Welcome to the club! Whether we like it or not, we all have our fair share of bad habits. Simply defined, a “habit” is an acquired pattern of behavior regularly followed until it becomes almost involuntary. We can have “good” habits, which include exercising, eating healthy food and sleeping eight hours a day, or “bad” habits, such as watching too much television, nail-biting or smoking cigarettes. Because of the constant repetition to our brain, habits can be hard to break, especially when they are attached to some sort of satisfaction or psychological reward.
How can bad habits be broken?
Breaking a bad habit requires disrupting or changing the corresponding trigger and pattern of behavior associated with it. Usually, a clear trigger starts the pattern. The trigger can be emotional: stress results in smoking cigarettes, binge-eating or bite nail-biting. Or it can be situational/environmental: partying with friends results in drinking too much alcohol, getting rowdy, staying up too late. When these negative behaviors become a regular routine, it’s time to take a step back and start making some positive changes.
Do you have a habit you want to break?
What habits would you like to break over the next six months? Prune your list to 2 or 3 habits and determine the one that is your greatest priority.
To create and prioritize this list, ask yourself:
(1) What are my bad habits?
(2) How are they hazardous to my health and well-being?
(3) Why should I stop doing them?
Take your priority habit and start working through this process.
How to let go of your habit?
Here’s an example of how to go about it.
Pam’s Bad Habit
Pam loves potato chips and eats a big bag while she watches television at night. She understands that the chips are high in calories and salt content. Unfortunately for Pam, she is 30 pounds overweight and has high blood pressure. Her doctor has warned her to lose weight and reduce her salt intake.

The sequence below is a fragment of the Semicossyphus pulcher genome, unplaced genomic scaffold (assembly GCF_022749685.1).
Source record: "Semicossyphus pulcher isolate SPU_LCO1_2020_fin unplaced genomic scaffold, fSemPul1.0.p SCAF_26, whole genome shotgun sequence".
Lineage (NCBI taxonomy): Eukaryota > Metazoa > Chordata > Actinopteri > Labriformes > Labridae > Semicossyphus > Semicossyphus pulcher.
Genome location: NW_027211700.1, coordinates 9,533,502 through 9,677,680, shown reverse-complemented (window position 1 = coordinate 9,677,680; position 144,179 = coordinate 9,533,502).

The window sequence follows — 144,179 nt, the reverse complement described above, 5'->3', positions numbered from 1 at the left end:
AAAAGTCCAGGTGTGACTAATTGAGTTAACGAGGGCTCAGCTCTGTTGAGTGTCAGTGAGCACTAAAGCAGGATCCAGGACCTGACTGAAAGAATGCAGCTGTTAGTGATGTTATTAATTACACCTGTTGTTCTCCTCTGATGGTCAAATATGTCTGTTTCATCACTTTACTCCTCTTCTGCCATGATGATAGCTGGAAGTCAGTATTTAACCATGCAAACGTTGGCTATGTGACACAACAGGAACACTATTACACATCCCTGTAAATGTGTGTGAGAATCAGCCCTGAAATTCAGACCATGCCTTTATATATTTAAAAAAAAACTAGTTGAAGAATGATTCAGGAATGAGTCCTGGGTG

(1) Train yourself to think negatively about your habit.
Even when you know that a habit is bad, you can find all sorts of justifications for doing it. Think about what your justifications might be and start eliminating any positive thoughts about your destructive habit.
In this first step, Pam must shift her focus from the yummy taste to all the reasons she shouldn’t eat chips: 1) the taste isn’t worth being overweight and unhealthy; 2) eating potato chips doesn’t really satisfy her hunger; 3) she hates herself after she finishes her bag; 4) she doesn’t like what she sees in the mirror.
(2) Identify your habit’s triggers.
What patterns of behavior, situations or routines trigger your bad habit? They aren’t always simple to define, especially emotional triggers. But by identifying your triggers, you can begin to control your habit when it goes on auto-pilot.
Pam’s triggers are having a bag of potato chips available and watching television at night. Pam eats potato chips without thinking much about what she’s doing, because it’s simply part of her nightly routine.
(3) Develop a course of action to disrupt or break your pattern of behavior.
Breaking a habit takes concentrated effort and planning. It consists of substitutions: eliminating a bad behavior for a more positive one. As you create your action plan, address what substitutions will work best for you.